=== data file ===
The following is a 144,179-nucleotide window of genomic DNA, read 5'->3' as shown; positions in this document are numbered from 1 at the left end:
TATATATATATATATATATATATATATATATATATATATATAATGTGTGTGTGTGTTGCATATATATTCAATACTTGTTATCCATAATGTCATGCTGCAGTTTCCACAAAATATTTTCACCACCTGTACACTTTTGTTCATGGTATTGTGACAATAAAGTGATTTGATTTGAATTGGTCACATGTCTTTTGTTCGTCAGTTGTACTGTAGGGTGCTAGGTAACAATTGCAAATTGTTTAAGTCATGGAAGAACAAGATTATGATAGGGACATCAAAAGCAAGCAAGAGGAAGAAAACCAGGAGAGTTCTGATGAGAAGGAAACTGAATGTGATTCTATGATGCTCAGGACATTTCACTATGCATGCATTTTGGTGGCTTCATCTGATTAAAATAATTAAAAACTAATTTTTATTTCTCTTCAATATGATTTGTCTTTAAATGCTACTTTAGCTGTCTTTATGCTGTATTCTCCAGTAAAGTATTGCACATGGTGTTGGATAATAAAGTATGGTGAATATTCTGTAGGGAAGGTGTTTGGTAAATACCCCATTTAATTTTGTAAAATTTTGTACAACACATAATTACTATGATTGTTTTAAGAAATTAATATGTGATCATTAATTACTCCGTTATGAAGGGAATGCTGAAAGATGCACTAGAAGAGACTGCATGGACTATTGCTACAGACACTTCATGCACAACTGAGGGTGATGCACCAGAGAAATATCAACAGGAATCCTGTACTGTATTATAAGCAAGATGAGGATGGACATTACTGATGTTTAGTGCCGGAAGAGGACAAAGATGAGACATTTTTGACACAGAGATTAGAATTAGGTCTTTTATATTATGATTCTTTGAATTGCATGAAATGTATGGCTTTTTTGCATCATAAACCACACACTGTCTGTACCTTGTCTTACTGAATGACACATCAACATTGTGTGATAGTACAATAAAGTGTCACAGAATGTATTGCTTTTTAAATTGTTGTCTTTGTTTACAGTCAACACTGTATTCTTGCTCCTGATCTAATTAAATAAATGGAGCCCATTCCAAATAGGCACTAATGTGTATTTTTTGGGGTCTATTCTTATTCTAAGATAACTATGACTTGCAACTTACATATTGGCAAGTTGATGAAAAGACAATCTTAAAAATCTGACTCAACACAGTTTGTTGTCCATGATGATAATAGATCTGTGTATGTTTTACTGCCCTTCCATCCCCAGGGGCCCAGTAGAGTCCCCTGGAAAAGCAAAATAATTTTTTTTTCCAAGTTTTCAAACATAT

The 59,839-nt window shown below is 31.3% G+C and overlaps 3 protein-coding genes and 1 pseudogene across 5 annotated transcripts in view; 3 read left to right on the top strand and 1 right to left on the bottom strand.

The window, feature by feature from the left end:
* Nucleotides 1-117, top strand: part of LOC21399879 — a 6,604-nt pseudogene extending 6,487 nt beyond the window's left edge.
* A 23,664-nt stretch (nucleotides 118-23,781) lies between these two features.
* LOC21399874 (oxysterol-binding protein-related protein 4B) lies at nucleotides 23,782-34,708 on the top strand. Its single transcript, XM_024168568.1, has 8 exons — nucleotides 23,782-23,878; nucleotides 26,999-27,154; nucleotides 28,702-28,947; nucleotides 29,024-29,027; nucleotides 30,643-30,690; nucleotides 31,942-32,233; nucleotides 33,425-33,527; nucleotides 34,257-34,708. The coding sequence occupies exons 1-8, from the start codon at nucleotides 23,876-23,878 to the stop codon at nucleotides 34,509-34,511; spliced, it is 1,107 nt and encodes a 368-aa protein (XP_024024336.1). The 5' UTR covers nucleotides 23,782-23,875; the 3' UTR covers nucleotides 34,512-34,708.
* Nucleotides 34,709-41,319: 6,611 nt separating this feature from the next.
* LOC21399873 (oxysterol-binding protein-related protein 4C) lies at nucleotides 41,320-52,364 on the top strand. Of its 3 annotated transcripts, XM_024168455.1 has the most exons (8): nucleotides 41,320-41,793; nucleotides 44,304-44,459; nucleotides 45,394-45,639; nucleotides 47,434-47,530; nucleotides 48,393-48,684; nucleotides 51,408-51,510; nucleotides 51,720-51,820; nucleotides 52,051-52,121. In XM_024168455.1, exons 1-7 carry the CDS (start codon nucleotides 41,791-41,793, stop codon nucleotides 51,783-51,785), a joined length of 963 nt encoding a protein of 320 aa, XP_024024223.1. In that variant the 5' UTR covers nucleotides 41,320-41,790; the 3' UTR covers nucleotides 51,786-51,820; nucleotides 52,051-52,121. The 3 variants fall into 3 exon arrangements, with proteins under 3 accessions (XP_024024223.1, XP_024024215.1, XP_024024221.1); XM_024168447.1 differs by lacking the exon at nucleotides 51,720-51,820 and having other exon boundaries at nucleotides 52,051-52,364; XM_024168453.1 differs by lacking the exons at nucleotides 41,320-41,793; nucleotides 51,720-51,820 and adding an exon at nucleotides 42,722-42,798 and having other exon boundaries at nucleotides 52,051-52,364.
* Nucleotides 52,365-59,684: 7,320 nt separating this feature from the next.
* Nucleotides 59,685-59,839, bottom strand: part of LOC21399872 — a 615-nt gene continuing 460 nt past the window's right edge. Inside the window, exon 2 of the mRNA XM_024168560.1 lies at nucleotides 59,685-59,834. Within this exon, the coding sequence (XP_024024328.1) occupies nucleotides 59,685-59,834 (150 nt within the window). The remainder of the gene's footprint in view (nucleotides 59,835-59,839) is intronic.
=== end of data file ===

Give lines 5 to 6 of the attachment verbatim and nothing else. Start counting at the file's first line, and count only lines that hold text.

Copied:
* Nucleotides 1-117, top strand: part of LOC21399879 — a 6,604-nt pseudogene extending 6,487 nt beyond the window's left edge.
* A 23,664-nt stretch (nucleotides 118-23,781) lies between these two features.